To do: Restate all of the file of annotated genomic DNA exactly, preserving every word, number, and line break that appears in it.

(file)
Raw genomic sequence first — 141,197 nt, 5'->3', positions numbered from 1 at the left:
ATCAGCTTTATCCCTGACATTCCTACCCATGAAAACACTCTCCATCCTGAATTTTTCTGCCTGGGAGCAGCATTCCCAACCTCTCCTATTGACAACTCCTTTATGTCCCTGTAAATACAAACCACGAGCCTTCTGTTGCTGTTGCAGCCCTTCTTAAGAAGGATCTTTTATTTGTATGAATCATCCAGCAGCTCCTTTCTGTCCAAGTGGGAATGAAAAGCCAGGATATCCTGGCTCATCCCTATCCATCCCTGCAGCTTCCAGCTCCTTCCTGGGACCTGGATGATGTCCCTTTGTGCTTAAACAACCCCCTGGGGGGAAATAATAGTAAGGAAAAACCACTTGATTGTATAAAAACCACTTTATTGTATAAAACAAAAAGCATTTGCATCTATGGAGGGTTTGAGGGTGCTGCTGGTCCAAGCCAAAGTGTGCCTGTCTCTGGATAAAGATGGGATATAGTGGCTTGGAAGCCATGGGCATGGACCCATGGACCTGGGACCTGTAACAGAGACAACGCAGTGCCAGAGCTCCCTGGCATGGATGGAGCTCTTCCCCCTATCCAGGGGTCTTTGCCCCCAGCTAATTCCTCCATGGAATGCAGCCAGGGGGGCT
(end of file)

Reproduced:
Raw genomic sequence first — 141,197 nt, 5'->3', positions numbered from 1 at the left:
ATCAGCTTTATCCCTGACATTCCTACCCATGAAAACACTCTCCATCCTGAATTTTTCTGCCTGGGAGCAGCATTCCCAACCTCTCCTATTGACAACTCCTTTATGTCCCTGTAAATACAAACCACGAGCCTTCTGTTGCTGTTGCAGCCCTTCTTAAGAAGGATCTTTTATTTGTATGAATCATCCAGCAGCTCCTTTCTGTCCAAGTGGGAATGAAAAGCCAGGATATCCTGGCTCATCCCTATCCATCCCTGCAGCTTCCAGCTCCTTCCTGGGACCTGGATGATGTCCCTTTGTGCTTAAACAACCCCCTGGGGGGAAATAATAGTAAGGAAAAACCACTTGATTGTATAAAAACCACTTTATTGTATAAAACAAAAAGCATTTGCATCTATGGAGGGTTTGAGGGTGCTGCTGGTCCAAGCCAAAGTGTGCCTGTCTCTGGATAAAGATGGGATATAGTGGCTTGGAAGCCATGGGCATGGACCCATGGACCTGGGACCTGTAACAGAGACAACGCAGTGCCAGAGCTCCCTGGCATGGATGGAGCTCTTCCCCCTATCCAGGGGTCTTTGCCCCCAGCTAATTCCTCCATGGAATGCAGCCAGGGGGGCT